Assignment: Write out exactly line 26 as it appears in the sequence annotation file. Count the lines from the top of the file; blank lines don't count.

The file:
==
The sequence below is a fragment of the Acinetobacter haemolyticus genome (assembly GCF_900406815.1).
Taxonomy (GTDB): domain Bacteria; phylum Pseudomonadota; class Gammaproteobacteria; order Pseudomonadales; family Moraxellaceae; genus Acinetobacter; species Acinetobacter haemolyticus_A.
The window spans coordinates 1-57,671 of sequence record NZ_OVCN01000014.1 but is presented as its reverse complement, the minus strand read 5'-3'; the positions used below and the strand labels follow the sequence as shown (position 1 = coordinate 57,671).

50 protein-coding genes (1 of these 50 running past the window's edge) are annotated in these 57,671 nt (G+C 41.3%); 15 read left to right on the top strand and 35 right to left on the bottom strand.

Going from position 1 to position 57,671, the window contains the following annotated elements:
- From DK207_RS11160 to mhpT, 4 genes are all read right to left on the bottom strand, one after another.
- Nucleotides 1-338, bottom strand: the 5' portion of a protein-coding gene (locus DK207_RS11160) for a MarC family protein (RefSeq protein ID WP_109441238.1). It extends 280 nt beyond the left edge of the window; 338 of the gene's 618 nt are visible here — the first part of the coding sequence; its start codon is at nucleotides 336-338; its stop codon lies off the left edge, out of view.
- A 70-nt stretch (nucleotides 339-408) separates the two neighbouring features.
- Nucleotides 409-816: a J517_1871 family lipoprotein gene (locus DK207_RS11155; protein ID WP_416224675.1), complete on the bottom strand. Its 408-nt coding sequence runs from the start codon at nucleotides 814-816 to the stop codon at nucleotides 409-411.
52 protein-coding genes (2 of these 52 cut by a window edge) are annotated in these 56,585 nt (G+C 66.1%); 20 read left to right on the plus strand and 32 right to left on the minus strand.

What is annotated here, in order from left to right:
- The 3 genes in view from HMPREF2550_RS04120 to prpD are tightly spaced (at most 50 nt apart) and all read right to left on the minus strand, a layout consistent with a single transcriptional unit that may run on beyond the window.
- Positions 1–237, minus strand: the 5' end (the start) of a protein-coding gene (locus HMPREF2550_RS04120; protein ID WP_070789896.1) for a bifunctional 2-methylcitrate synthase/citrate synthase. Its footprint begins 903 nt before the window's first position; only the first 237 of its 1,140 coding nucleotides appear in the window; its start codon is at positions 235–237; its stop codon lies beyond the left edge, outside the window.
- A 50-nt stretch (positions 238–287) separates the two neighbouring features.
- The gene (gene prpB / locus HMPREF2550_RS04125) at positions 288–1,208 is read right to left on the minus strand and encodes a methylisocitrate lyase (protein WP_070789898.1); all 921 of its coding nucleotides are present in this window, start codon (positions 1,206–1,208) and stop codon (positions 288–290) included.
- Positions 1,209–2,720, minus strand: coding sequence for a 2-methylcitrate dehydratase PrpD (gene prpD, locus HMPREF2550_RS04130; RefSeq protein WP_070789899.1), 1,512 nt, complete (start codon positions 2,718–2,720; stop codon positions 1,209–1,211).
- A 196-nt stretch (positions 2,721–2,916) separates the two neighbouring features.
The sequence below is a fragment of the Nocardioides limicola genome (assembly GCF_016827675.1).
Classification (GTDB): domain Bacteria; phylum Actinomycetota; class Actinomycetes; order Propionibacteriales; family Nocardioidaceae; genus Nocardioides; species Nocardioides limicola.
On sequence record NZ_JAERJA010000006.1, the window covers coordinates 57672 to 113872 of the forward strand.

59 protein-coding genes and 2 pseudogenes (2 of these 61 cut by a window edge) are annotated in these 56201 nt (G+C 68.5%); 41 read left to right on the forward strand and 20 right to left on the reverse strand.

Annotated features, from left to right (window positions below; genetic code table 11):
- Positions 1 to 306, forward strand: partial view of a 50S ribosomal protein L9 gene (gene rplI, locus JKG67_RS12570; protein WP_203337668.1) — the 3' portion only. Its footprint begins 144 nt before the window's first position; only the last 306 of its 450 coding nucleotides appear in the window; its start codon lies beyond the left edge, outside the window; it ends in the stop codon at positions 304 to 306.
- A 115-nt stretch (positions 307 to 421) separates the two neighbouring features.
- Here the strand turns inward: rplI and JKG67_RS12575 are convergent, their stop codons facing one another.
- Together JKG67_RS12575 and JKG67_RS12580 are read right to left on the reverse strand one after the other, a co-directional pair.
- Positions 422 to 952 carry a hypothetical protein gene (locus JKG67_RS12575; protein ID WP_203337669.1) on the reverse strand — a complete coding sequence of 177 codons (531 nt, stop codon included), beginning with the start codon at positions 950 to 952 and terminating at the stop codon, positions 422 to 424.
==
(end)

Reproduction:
- Together JKG67_RS12575 and JKG67_RS12580 are read right to left on the reverse strand one after the other, a co-directional pair.